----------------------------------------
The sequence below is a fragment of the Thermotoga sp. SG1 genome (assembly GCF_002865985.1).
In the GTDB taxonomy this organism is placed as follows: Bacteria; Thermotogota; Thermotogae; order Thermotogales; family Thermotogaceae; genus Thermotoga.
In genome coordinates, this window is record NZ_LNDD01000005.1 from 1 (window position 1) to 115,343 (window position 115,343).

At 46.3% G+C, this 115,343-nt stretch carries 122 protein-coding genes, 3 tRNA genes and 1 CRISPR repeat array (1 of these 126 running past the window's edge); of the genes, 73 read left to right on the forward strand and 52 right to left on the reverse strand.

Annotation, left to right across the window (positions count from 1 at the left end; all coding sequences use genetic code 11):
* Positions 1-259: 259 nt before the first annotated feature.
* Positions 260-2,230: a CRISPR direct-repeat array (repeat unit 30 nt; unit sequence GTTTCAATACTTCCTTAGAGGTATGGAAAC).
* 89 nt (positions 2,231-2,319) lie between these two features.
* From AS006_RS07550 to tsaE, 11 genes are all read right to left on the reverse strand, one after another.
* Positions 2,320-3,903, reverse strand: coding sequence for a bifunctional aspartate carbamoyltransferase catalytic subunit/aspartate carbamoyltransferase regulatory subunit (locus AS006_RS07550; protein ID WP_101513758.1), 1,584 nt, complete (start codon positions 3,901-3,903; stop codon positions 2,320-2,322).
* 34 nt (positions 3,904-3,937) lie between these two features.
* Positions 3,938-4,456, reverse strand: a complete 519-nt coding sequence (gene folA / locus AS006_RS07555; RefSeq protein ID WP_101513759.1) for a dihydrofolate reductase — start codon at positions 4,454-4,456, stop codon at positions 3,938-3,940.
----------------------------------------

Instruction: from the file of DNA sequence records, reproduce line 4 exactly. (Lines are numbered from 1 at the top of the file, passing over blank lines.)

At 46.3% G+C, this 115,343-nt stretch carries 122 protein-coding genes, 3 tRNA genes and 1 CRISPR repeat array (1 of these 126 running past the window's edge); of the genes, 73 read left to right on the forward strand and 52 right to left on the reverse strand.